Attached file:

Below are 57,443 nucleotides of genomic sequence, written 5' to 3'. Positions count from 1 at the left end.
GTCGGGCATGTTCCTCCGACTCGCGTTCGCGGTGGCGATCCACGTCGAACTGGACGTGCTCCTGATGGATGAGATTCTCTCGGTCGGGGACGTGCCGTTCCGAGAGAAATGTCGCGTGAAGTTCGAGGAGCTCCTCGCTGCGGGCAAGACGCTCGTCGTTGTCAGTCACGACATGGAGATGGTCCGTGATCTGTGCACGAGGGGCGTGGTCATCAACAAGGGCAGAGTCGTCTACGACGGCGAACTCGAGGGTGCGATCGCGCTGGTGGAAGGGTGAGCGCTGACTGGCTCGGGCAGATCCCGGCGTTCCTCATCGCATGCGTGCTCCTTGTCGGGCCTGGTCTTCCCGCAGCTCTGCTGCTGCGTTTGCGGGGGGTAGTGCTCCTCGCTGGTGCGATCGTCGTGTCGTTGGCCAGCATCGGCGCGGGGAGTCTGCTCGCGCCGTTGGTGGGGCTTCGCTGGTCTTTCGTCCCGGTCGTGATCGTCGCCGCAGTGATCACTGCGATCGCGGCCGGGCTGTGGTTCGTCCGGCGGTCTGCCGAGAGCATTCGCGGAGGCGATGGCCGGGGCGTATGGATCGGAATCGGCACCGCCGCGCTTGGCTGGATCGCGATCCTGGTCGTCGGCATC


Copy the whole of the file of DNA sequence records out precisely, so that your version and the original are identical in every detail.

Below are 57,443 nucleotides of genomic sequence, written 5' to 3'. Positions count from 1 at the left end.
GTCGGGCATGTTCCTCCGACTCGCGTTCGCGGTGGCGATCCACGTCGAACTGGACGTGCTCCTGATGGATGAGATTCTCTCGGTCGGGGACGTGCCGTTCCGAGAGAAATGTCGCGTGAAGTTCGAGGAGCTCCTCGCTGCGGGCAAGACGCTCGTCGTTGTCAGTCACGACATGGAGATGGTCCGTGATCTGTGCACGAGGGGCGTGGTCATCAACAAGGGCAGAGTCGTCTACGACGGCGAACTCGAGGGTGCGATCGCGCTGGTGGAAGGGTGAGCGCTGACTGGCTCGGGCAGATCCCGGCGTTCCTCATCGCATGCGTGCTCCTTGTCGGGCCTGGTCTTCCCGCAGCTCTGCTGCTGCGTTTGCGGGGGGTAGTGCTCCTCGCTGGTGCGATCGTCGTGTCGTTGGCCAGCATCGGCGCGGGGAGTCTGCTCGCGCCGTTGGTGGGGCTTCGCTGGTCTTTCGTCCCGGTCGTGATCGTCGCCGCAGTGATCACTGCGATCGCGGCCGGGCTGTGGTTCGTCCGGCGGTCTGCCGAGAGCATTCGCGGAGGCGATGGCCGGGGCGTATGGATCGGAATCGGCACCGCCGCGCTTGGCTGGATCGCGATCCTGGTCGTCGGCATC